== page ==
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Turtle Mountain Star
Rolla , North Dakota
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June 2, 2014     Turtle Mountain Star
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June 2, 2014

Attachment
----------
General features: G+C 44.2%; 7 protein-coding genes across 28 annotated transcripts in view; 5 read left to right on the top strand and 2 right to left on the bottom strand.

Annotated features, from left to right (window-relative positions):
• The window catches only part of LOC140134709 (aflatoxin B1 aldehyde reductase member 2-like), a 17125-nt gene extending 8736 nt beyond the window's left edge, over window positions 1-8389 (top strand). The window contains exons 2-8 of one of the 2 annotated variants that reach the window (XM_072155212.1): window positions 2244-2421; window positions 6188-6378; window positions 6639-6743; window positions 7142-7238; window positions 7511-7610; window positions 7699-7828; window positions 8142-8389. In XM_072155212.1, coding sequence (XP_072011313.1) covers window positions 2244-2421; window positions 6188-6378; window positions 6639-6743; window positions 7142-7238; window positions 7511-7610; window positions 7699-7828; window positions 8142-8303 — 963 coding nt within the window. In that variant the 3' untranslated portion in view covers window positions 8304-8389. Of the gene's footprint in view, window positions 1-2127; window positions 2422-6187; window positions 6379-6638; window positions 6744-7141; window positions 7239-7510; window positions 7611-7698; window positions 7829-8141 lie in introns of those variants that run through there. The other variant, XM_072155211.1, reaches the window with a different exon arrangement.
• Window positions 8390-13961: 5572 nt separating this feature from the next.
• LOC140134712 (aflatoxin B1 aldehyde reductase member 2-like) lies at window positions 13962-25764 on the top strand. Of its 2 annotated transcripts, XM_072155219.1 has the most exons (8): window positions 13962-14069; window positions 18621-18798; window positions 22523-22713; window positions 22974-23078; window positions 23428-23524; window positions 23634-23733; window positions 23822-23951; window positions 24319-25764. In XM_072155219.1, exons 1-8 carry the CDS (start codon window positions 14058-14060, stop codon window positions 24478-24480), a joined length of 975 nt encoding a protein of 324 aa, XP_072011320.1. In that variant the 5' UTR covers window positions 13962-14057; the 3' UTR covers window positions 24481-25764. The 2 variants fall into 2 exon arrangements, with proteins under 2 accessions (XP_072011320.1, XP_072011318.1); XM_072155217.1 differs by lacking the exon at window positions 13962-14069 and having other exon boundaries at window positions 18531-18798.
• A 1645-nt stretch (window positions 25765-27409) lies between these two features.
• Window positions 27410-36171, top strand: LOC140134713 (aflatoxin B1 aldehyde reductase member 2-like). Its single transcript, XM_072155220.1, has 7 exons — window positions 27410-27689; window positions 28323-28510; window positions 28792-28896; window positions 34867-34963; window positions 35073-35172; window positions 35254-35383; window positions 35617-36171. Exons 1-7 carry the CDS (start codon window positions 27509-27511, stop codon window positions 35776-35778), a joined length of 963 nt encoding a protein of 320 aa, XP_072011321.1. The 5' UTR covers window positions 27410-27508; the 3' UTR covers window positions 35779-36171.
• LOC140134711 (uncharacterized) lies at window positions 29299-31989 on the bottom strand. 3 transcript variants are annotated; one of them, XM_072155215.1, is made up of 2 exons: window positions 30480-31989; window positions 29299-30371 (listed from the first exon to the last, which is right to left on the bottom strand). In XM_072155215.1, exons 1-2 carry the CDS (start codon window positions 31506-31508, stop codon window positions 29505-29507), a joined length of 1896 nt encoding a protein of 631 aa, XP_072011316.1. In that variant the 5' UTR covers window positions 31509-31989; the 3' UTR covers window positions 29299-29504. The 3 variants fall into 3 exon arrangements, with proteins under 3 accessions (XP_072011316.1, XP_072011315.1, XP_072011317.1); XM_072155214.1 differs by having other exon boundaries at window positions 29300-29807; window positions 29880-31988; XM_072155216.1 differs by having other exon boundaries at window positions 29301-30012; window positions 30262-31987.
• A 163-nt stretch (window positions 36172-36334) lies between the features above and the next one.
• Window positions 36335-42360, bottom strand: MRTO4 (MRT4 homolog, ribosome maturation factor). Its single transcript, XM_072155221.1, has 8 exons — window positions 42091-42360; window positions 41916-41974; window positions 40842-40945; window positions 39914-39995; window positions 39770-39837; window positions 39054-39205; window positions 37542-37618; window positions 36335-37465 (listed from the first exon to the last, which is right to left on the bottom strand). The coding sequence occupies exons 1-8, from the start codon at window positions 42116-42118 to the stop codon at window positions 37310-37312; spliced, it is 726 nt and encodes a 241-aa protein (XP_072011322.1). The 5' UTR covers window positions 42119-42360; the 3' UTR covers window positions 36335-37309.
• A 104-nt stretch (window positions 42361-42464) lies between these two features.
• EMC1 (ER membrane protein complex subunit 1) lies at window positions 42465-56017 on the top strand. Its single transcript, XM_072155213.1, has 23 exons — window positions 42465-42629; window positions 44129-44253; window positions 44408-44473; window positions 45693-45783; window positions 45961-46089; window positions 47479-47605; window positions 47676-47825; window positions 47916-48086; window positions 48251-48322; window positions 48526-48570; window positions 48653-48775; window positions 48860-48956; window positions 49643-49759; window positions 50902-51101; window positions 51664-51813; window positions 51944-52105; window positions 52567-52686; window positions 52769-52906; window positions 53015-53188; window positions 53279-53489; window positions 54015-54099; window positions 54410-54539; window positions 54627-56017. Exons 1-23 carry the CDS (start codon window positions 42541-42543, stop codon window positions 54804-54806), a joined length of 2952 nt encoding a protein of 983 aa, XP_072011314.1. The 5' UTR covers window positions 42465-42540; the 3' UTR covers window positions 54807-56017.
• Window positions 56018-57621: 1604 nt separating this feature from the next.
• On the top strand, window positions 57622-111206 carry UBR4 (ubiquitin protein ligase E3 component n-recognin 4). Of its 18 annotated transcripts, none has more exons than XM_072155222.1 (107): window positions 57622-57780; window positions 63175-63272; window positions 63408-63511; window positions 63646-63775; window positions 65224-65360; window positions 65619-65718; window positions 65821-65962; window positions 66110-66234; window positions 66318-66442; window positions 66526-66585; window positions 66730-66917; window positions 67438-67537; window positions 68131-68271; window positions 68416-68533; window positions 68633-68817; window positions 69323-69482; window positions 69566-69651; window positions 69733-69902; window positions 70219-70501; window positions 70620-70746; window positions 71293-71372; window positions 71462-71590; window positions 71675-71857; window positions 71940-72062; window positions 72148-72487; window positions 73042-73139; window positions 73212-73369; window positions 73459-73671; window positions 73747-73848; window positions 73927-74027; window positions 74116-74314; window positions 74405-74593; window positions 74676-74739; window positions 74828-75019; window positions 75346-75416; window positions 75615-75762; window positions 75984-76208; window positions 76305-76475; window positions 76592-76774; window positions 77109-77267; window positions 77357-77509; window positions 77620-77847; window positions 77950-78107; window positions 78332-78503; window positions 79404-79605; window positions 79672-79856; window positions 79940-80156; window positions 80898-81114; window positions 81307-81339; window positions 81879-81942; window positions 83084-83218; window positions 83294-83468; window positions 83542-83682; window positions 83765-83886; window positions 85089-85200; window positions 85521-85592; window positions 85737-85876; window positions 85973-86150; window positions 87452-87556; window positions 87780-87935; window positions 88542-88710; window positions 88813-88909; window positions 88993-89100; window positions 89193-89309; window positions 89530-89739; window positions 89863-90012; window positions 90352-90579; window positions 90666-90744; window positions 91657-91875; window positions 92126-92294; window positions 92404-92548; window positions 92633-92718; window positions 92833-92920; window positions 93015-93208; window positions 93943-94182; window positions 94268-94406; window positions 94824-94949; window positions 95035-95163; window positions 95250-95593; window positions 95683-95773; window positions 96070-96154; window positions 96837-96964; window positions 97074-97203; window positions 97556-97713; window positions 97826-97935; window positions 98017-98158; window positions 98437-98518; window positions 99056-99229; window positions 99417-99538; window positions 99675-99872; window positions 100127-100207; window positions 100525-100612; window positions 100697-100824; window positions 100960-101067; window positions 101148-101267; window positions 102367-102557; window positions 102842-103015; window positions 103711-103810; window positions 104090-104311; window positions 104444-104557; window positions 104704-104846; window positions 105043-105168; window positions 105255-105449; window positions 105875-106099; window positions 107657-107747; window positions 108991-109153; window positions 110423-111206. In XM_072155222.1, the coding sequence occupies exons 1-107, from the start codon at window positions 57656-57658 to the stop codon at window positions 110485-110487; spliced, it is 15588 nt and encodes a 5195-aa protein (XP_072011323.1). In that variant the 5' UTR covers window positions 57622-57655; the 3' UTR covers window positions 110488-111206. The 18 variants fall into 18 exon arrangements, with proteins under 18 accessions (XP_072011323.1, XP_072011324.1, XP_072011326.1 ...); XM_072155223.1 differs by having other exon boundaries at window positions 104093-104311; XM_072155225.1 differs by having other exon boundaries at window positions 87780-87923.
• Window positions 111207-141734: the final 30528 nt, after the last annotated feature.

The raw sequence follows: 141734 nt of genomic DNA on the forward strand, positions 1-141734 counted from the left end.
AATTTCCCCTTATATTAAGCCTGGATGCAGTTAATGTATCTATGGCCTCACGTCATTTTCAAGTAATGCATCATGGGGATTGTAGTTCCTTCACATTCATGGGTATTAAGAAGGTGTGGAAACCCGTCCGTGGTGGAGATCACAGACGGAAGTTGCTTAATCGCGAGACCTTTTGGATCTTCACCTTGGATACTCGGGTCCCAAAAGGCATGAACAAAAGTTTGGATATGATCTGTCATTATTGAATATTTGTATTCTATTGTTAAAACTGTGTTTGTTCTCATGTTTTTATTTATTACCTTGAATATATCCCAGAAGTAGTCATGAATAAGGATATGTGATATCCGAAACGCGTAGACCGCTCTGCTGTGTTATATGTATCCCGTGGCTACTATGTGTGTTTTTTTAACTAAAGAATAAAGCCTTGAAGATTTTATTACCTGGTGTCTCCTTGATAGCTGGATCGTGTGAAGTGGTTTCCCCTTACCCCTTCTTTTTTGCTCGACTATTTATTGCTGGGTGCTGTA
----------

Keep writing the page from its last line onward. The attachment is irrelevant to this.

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Page 8 The Star June 2, 2014 Pictured, from left to right, are Benjamin Dubois, Autumn Eller, Lee Houle, Chase Wilkie and Hayden Azure. Kindergarten students earn classroom accolades Benjamin Dubois is in Ms. Azure and Mrs. Demery's kindergarten classroom at Turtle Mountain Ele- mentary School. Benjamin's favorite color is blue and his favorite animals are horses. He likes to eat macaroni soup and his favorite books are about horses. Benjamin likes to learn at school and he likes to play with his iPad at home. He is special because he is named after his uncle and he helps others by being friendly. When he grows up he wants to be in the army. Benjamin is the son of Re- becca Dubois and Harvey Peltier Jr. The student of the week in Lor- raine Gourneau and Merlin Pays' kindergarten classroom is Autumn Eller. Autumn is six years old. Her favorite color is pink. Her favorite food is bananas. Her favorite animal is a horse. Her favorite thing to do at home is play outside, and at school she likes to sing the ABCs. Her fa= vorite toy is a choo-choo train. Her favorite place to go is the zoo. When Autumn gr0w  up she would like to Her favorite book is "A Cow Jumped Over the Moon". She is special be- cause she laughs. Autumn is the daughter of Krenda and Kevin EUer. The student of the week in Lor- raine Gourneau and Merlin Pays' kindergarten classroom is Lee Houle. Lee is six years old. His favorite color is green. He likes to eat ham- burgers. His favorite animal is a horse. His favorite thing to do at home is play games. His favorite thing to do at school is to do his work. Lee's favorite toy is a monster truck. His favorite place to go is the store. Three super-cool facts about him are that he is nice, he is funny and he likes to play with cars. When he grows up he wants to be a derby driver. Lee's favorite song is "Old MacDonald". His favorite movie is "Shrek". Lee's favorite book is "About Dinosaurs". Lee is special because he is friendly. Lee Houle is the son of Waylon and Tanya Houle. Student of the week in William Houle and Delilah Martin's kinder- movie is "The Amazing Spiderman". When he is relaxing at home he likes his coloring books and playing with his Ninja Turtle toys. His favorite thing to do at school is play with all of his friends. His favorite book is "Disney Planes". His favorite place to visit is his Grandma Cecelia's home. He is special because he is smart and lovable. He is the son of Shannon PlainBull and Shane Azure. Rolette Community Care Center Josephine Poitra, Ronnie Phillipp, Gary Mattson, Rita LaFloe, Velma Millang, Vivian Poitra, Robert Lafloe, Bradley "Scott" Herman, Emma Gunville, Rita McCormack and Albert Lagasse. Above list includes those residents Chase's favorite foods are potato salad, yogurt, tacos and pizza. His favorite color is blue. Chase's fa- vorite books are "Spiderman" and any book about sharks. His favorite movies are "Sponge Bob," and "The Fast and Furious 2". "Jingle Bells" is Chase's favorite song. While at home, he likes to play outside with his dog, ride his bike and play with his PS3 and Wii games. When at school, Chase likes to play at the school playground and read books. His favorite subject in school is math. Chase wants to be a helicopter pilot when he grows up. He is special because he wears a cool cap. Chase is a super-cool guy because he can drive a 4-wheeler and he has a fast bike. Chase is the son of Ivy and Jesse Wilkie. The student of the week in Shelly Peltier and Karen Zaste's kinder- garten classroom is Hayden Azure. Hayden is six years old. He likes who allow their names to be pub- green Jell-O and his favorite colbr : ' lished, Listcompiled as of March 27. : red.He likes giraffes andwarlts.to):' .... i -,r, i i ' i'""l i i ...... i ,+,+,v,i ll,I : Rolette County senior meals ROLETTE Home-delivered meals are served Monday through Friday. Congregate meals are served Monday, Wednes- day and Friday. Monday, June. 2: Meat loaf, mashed potatoes with gravy, cream style corn, gingerbread. Tuesday, June 3: BBQ spare ribs, boiled potatoes, cabbage, cherry crisp. Wednesday, June 4: Swiss steak, mashed potatoes with gravy, mixed vegetables, fruit. Thursday, June 5: Chicken breast in gravy, rice pilaf, broccoli, peaches. Friday, June 6: Tater tot hotdish, broccoli, fruit. Monday, June 9: Roast beef, mashed potatoes with gravy, wax beans, sherbet. DUNSEITH Dunseith - Home-delivered and congregate meals are served Monday through Friday. Monday, June 2: Cranberry glazed chicken, potato salad, beets, parsley sprig garnish, mandarin orange gela- tin. Tuesday June 3: Breaded had- dock, escalloped potatoes, beets, parsley sprig garnish, lemon fruit salad. Wednesday, June 4: Meatballs in tomato sauce, parslied potatoes, mixed vegetables, peach on lettuce leaf, rhubarb custard cake. Thursday, June 5: New England boiled dinner, boiled potatoes, car- rots, tomato slice garnish, blueberry cup. Friday, June 6: Hot pork commer- cial, whipped potatoes, green and gold beans, carrot raisin salad, pears. Monday, June 9: Glazed chicken, parslied potatoes, oriental blend veg- etables, spiced apple ring garnish, fresh grapes. ROLLA Home-delivered and congregate meals are served Monday through Friday. Monday, June 2: Cranberry glazed chicken, potato salad, beets, parsley sprig garnish, mandarin orange gela- tin. Tuesday, June 3: Breaded had- dock, escalloped potatoes, beets, parsley sprig garnish, lemon fruit salad. Wednesday, June 4: Meatballs in tomato sauce, parslied potatoes, mixed vegetables, peach on lettuce leaf, rhubarb custard cake. Thursday, June 5: New England boiled dinner, boiled potatoes, car- rots, tomato slice garnish, blueberry cup. Friday, June 6: Hot pork commer- cial, whipped potatoes, green and gold beans, carrot raisin salad, pears. Monday, June 9: Glazed chicken, parslied potatoes, oriental blend veg- etables, spiced apple ring garnish, fresh grapes. ST. JOHN Home-delivered meals are served Monday, Tuesday and Thursday at the Senior Citizen Center. Monday, June 2: Cranberry glazed chicken, potato salad, beets, parsley sprig garnish, mandarin orange gela- tin. Tuesday, June 3: Breaded had- dock, escalloped potatoes, beets, parsley sprig garnish, lemon fruit salad. Thursday, June 5: New England boiled dinner, boiled potatoes, car- rots, tomato slice garnish, blueberry cup. Monday, June 9: Glazed chicken, parslied potatoes, oriental blend veg- etables, spiced apple ring garnish, fresh grapes. i i Come help celebrate Richard and Carol Bonn's 50th anniversary/ Saturday, June 7 2 to 5 p.m. at the Bisbee Hall i J i ....... ' ..... ! !!l be -cgp. Three super-cool facts about her are she laughs, she's nice and she's smart. Her favorite song is "Twinkle Twinkle Little Star". Her favorite movie is "See Spot Run". Potucek Potucek joins BCBS office in Grand :. 00rKS Maureen Potucek has rejoined the Blue Cross Blue Shield of North Dakota (BCBSND) office in Grand Forks in a new position of health benefits consultant. Her primary re- sponsibilities include individual health insurance sales and retention. Potucek joined BCBSND in 2000 as a claims representative in Fargo and was promoted to marketing spe- cialist in the Grand Forks office in 2006. She brings 30 years of experience in management and billing-related positions in the health care industry in North Dakota and Minnesota. She is the daughter of Jerry Me- Cloud and Patsy McCloud. Potucek grew up in Rolla and attended North Dakota State University in Fargo and Northland Technical College in East Grand Forks. Subscribe to The Star! Call us toll-free 866-476-5253 for more details! .'4-" garten classroom is Chase Wilkie. acop when he grows up. His favorite o tgommunlty tffupper Monday, June 9 5,7 p.m. at the Rolette Memorial Hall Served by Rolette Dollars for Scholars. Take-outs available at 5:30 p.m. Call 477-4771 ,, Sw'geon General's report: Tobacco causes addi- tional diseases, unnecessary death. Smoking has caused an enormous avoidable public health tragedy with almost 500,000 Americans dying every year due to cigarettes, according the 2014 Surgeon General's Report. Unless efforts like smoke-free policies and well- funded tobacco cessation programs are bolstered, 5.6 mil- lion young Americans who are alive today will die from smoking, according to Acting Surgeon General Rear Ad- miral Boris Lushniak. In the last 50 years, the smoking rate in the United States has been cut from nearly 43 percent in 1965 to 18 percent in 2012. But since the first Surgeon General's re- port in 1964, more than 20 million premature deaths can be attributed to cigarette smoking. About 7.8 million of those deaths were due to cardiovascular and metabolic diseases, the report said. "Over the last 50 years, more than 20 million Amer- icans could have lived healthier and longer lives if they had never lit their first cigarette," said Nancy Brown, chief executive officer of the American Heart Associa- tion. Even more disturbing is the fact that every one of these deaths was entirely preventable. "The evidence that smbking kills is now even more overwhelming and undeniable. We must take the bold and urgent actions necessary to wipe out the curse of tobacco forever." The report, which is the most recent of 30 issues on tobacco and smoking, adds to the list of health problems that are associated with smoking, including liver cancer and colorectal cancer. It stated that smoking causes Type 2 diabetes mellitus, age-related macul degeneration, erectile dysfunction and rheumatoid arthritis. In addition, the report said that smoking can impact the immune sys- tem and worsen asthma, while secondhand smoke expo- sure can cause strokes. "The conclusions from these reports have evolved from a few casual associations in 1964 to a robust body of evidence documenting health consequences both from active smoking and exposure to secondhand smoke across a range of diseases and organ systems," Lushniak wrote. "A half century after the release of the first report, we continue to add to the 10ng list of diseases causes by to- bacco and exposure." Data from the past 50 years shows the loss of life and the economic impact that have stemmed from manu- facturing, marketing, selling and consuming tobacco, ac- cording to the report. Nearly .25 trillion cigarettes have been consumed in this half-century, despite a significant drop in consumption per smoker; Lushniak wrote. Smoking costs between $289 billion and $333 bil- lion a year in the U.S.. That includes at least $130 billion in direct medical care of adults, over $150 billion for lost productivity due to premature death and more than $5 bil- lion for lost productivity from premature death due to ex- posure to secondhand smoke. The report points out that being in the same room with a smoker can cause irreparable harm. Two and half of those who died in the last 50 yeals were non-smokers exposed to secondhand smoke. Ongoing exposure, ac- cording to the report, can increase your risk of stroke by 20 to 30 percent. The report also examines strategies that could erad-' icate the death and disease from tobacco. Smoke-free policies can result in a reduction of coronary events in people younger than 65. In addition, smokers who quit by age 40 can virtually eliminate their risk of heart dis- ease, according to the report. Brown, who attended the news conference, said the new information boosts efforts to pass smoke-free laws in all 50 states and increase resources to help people quit smoking. "It is shocking how little we employ the solutions that can help us avert more unnecessary deaths and end this epidemic once and for all," Brown said. "Combined interventions-such as mass media campaigns, well- funded state prevention and cessation programs, in- creased tobacco taxes, and smoke-free laws-reduce tobacco use among youth and adults The association strongly supports all of these interventions." For more information, please visit http://blog.heart.org/surge0n-generals-report-tobacco- causes-additional-diseases-unnecessary-death/. The report urges learning important lessons from other successes in confronting epidemics like smallpox and polio with public health strategies that were sustained for decades. Smallpox was eradicated and polls is on the verge of elimination. The report urges a commitment to creating a society free of tobacco-related death and dis- ease "by engaging all sectors of society to an equally sin- gle-minded focus." If you have any questions, please contact Rolette County Public Health at 477-5646. T, llesdy rCeddaneSsCaayy Tursd.ay ]rjqlay luesoay InU',soaY r rmay \\; Isolated T-storms Scat'd T-storms nn Bck + . . . tsmarcK.. BQtuneau .... Bo i .. D17... D6',7i1 LaKe u on ... _t,son.. P O ....... JamUresloanawr n.rK, s _ jamestown. 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I I 2il33114115  1 9 I01 +11 -:  --:: . ::  ee www.WhatsOurWeather.com Wsatl Tiia t ol r, ure @etaSy@rnadoes? oa -  aouo e s y 'qeaDOlAI :iit'ffV We offer: (ropland Genetics InVigor Seed Aeration Equipment& Fans Westeel Grain Bins Cash Discount & Volume Rebate Rolla Coop Grain 477-5612 Color reprints now available at the Turtle Mountain Star! Your favorite sports photos! Your favorite feature photos! Your favorite any-time photos! Stop by or call The Star 477-6495